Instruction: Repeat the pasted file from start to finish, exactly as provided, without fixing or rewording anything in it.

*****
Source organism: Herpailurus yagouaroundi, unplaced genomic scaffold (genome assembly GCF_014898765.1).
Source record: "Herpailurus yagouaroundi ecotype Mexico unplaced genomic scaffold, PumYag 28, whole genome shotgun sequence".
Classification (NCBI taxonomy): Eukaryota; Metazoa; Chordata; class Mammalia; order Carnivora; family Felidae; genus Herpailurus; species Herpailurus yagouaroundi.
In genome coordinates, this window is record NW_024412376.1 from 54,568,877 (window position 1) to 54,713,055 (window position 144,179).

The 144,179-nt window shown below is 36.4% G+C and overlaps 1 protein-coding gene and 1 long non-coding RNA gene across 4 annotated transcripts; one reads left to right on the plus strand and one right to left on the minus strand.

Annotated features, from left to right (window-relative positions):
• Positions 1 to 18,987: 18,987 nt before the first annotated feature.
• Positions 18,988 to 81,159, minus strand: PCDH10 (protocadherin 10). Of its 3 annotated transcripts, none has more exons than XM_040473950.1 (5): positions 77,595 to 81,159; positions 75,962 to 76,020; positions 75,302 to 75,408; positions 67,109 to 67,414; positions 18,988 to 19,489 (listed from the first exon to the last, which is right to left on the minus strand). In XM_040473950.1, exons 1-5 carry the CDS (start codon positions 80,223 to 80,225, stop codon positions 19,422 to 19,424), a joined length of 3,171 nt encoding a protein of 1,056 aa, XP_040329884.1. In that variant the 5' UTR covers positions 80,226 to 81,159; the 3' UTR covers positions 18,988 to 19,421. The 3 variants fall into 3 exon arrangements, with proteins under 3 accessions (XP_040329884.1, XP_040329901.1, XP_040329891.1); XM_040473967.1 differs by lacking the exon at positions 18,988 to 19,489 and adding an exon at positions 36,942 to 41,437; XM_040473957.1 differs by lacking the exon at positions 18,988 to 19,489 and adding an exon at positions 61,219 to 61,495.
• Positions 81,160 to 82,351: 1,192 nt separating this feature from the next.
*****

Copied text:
Source organism: Herpailurus yagouaroundi, unplaced genomic scaffold (genome assembly GCF_014898765.1).
Source record: "Herpailurus yagouaroundi ecotype Mexico unplaced genomic scaffold, PumYag 28, whole genome shotgun sequence".
Classification (NCBI taxonomy): Eukaryota; Metazoa; Chordata; class Mammalia; order Carnivora; family Felidae; genus Herpailurus; species Herpailurus yagouaroundi.
In genome coordinates, this window is record NW_024412376.1 from 54,568,877 (window position 1) to 54,713,055 (window position 144,179).

The 144,179-nt window shown below is 36.4% G+C and overlaps 1 protein-coding gene and 1 long non-coding RNA gene across 4 annotated transcripts; one reads left to right on the plus strand and one right to left on the minus strand.

Annotated features, from left to right (window-relative positions):
• Positions 1 to 18,987: 18,987 nt before the first annotated feature.
• Positions 18,988 to 81,159, minus strand: PCDH10 (protocadherin 10). Of its 3 annotated transcripts, none has more exons than XM_040473950.1 (5): positions 77,595 to 81,159; positions 75,962 to 76,020; positions 75,302 to 75,408; positions 67,109 to 67,414; positions 18,988 to 19,489 (listed from the first exon to the last, which is right to left on the minus strand). In XM_040473950.1, exons 1-5 carry the CDS (start codon positions 80,223 to 80,225, stop codon positions 19,422 to 19,424), a joined length of 3,171 nt encoding a protein of 1,056 aa, XP_040329884.1. In that variant the 5' UTR covers positions 80,226 to 81,159; the 3' UTR covers positions 18,988 to 19,421. The 3 variants fall into 3 exon arrangements, with proteins under 3 accessions (XP_040329884.1, XP_040329901.1, XP_040329891.1); XM_040473967.1 differs by lacking the exon at positions 18,988 to 19,489 and adding an exon at positions 36,942 to 41,437; XM_040473957.1 differs by lacking the exon at positions 18,988 to 19,489 and adding an exon at positions 61,219 to 61,495.
• Positions 81,160 to 82,351: 1,192 nt separating this feature from the next.